Epicureans Definition of Pleasure

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Complete Name: Course: (1) Why does Epictetus make such claim that a virtuous life is achieved only by ‘cultivation of what we can control’? What are the sorts of things we can control and those we cannot? According to Epictetus, what we can control is solely governed by our actions and this constitutes matters that are naturally “free, unrestrained, and unhindered”.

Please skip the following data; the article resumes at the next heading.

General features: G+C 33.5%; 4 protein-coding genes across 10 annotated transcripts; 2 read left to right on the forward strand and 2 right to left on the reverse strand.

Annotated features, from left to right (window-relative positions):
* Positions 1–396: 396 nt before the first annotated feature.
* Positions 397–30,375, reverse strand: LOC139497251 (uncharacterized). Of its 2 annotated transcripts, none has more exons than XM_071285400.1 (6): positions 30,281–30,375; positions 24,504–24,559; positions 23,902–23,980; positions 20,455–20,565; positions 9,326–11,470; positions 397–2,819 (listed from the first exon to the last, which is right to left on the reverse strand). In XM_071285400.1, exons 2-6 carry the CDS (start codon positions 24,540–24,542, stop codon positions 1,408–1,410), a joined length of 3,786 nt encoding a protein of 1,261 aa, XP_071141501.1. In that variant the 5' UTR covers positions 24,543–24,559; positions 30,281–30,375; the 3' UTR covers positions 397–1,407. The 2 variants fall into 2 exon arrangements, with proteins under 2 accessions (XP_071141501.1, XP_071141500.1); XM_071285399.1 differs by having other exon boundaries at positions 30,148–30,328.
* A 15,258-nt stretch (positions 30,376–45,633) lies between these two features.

Hence, Epictetus points out that we possess the capacity to function well in this area knowing that it would not lead to disappointment if we choose to cultivate any of such concerns since these occur spontaneously apart from restraint or external force that is not part of our conscious act. Then because only things within our control are subject to the actions of our choice and we are always in harmony with the willed act, it follows thus that we can bring them to cultivation to become those things that make us live a life of virtue. Epictetus particularly exemplifies “body, property, reputation, command” as things falling beyond our control and are held in possession by other human beings. This being the case, as we attempt to execute around them, then, we are more likely to acquire frustration for what we cannot control is well within the bounds of abilities employed by others whose thoughts, attitude, and goals in life are necessarily different from ours. The power we hope to apply in this regard is fleeting or temporary for by nature, there would emerge struggles in trying to gain something that bears no certainty toward real success. ...
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